7. What documents do I have to present to the notary in order to sign a mortgage? The client must present the draft contract of the loan, the ESIS, the SWS and all the tables and documents attached to these. In addition, the bank sends all these documents to the notary electronically.
  8. How do I detect an abusive clause on my mortgage? With the new law, the notary must review the documentation and detect any clause of this type. Even so, it is important for us to know that the new mortgage law expressly prohibits the application of a minimum interest in the variable rate mortgage agreements, (the famous “floor clauses”). Obviously, the interest can never be negative, that is, if the euribor becomes negative, the accrued interest will be equal to zero, since the mortgage law excludes that a bank may be forced to pay for lending money. We must also be aware that, in the case of non-payment, the new mortgage law allows a foreclosure of a mortgage when the client owes 12 monthly payments or 3% of the granted capital, provided that we are in the first half of the term of the loan. During the second half of the life of the loan, the foreclosure will take place if the client stops paying 15 months or 7% of the loan.
  9. What are the expenses of the mortgage that I have to pay under the new law? With the old mortgage law, the client paid the costs of valuation, proceedings, notary, registration and tax on documented legal acts. Now, with the new law, the client pays only for the valuation (the rest is paid by the bank). According to different calculations, this means a saving for the clients of between 500 and 1,000 euros on average, depending on the amount of the loan.
  10. Can the bank force me to purchase an insurance policy to grant me the mortgage? In principle the new law prohibits linking the purchase of banking products to the granting of a mortgage, but it does allow the bank to offer bonuses on the loan for each product contracted by the client. In the case of home insurance, if the client presents an offer from another bank with better conditions, the bank will be obliged to match it or accept the insurance of the other entity.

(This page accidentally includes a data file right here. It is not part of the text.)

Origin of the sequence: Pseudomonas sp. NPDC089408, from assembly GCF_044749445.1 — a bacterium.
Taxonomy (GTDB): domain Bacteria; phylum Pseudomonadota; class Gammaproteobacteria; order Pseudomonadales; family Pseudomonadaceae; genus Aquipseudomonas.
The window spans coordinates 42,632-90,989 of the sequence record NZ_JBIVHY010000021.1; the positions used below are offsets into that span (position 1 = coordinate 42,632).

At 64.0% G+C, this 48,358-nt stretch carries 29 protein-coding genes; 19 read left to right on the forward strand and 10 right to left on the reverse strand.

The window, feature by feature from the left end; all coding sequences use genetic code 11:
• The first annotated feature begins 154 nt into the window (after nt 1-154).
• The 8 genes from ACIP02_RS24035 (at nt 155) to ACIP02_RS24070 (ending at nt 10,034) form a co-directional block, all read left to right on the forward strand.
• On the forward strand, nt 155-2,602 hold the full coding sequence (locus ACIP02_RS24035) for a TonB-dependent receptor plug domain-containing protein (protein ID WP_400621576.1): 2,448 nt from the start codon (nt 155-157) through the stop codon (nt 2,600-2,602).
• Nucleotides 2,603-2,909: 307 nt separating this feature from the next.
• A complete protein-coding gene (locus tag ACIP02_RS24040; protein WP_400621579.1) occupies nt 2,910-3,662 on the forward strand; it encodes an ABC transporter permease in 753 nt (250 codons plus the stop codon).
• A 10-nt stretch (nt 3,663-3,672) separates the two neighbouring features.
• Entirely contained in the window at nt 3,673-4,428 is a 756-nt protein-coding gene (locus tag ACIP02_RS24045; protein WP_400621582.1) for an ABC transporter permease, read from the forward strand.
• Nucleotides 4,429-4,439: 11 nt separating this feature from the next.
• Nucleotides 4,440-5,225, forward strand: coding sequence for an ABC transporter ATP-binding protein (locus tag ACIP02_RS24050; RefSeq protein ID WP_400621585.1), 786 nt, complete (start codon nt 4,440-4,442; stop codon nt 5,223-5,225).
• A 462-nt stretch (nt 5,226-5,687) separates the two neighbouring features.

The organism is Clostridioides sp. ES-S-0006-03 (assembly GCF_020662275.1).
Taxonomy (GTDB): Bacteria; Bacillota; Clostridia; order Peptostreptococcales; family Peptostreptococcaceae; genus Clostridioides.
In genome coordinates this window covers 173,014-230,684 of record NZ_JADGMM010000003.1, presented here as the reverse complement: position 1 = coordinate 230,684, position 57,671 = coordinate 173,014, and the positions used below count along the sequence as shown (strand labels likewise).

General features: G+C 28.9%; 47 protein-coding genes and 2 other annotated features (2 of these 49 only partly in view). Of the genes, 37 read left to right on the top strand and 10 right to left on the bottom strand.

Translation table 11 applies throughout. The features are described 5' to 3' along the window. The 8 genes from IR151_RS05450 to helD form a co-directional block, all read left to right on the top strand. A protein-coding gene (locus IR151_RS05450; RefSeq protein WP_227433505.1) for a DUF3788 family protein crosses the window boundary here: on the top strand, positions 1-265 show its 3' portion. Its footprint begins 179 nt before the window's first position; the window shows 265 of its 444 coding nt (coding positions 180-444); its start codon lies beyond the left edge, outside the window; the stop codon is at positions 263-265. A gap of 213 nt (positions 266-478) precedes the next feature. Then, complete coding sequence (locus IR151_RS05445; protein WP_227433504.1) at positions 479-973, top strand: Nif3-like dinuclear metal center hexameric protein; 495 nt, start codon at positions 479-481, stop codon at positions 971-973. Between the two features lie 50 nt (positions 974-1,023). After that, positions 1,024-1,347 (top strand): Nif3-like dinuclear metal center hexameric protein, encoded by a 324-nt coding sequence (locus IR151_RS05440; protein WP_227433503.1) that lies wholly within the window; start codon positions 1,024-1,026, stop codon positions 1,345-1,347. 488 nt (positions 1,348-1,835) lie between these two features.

11. Will I have to pay an opening commission for my mortgage? Yes, the new mortgage law maintains opening fees, but eliminates all others. This will be the only one that the client will continue paying.
  12. Can I change the conditions of my mortgage? Yes. In fact, the new mortgage law has introduced a whole series of modifications to facilitate and reduce the cost of moving from one kind of mortgage to another or to negotiate a change of conditions. Although the law does not mention it expressly, its writers have clearly opted to favor the change of variable-rate mortgages for fixed-rate mortgages.
  13. And will I be able to cancel my mortgage easily? With the new law, early cancellation of a mortgage will be less expensive. For fixed-rate mortgages, the law establishes a limit on the cancellation fee of 2% of the advanced capital (not on the one still pending) during the first 10 years and 1.5% from the eleventh year. For variable-rate mortgages, the commission cannot exceed 0.25% of the advanced capital during the first three years, or 0.15% of the first five years.
  14. Does the new law permit the option of nonrecourse debt? In this case the answer is no. The new law does not provide for this possibility.
  15. Does the new law apply to me if I have already signed a mortgage? No. All mortgages prior to June 16th, 2019 are governed by the old regulations, so they cannot claim the expenses they paid when they formalized it in their day, nor request the refund of the tax on documented legal acts. Nevertheless, they can benefit from the limits imposed on commissions in cases of subrogation or novation of the loan (although not in the case of mortgage cancellations).

As you can see, the new regulations are very good news for the client. The law makes sure now that a real estate buyer gets all the information about his/her mortgage and can rely on the notary as a legal advisor, so as to be able to buy in total legal security. If you are planning to buy a property in Marbella, Estepona, Benahavis, San Pedro de Alcantara or any other place in our beautiful Costa del Sol, the LibeHomes team will be delighted to help you find your ideal home.

22nd Jul, 2019 by Manuel Alarcon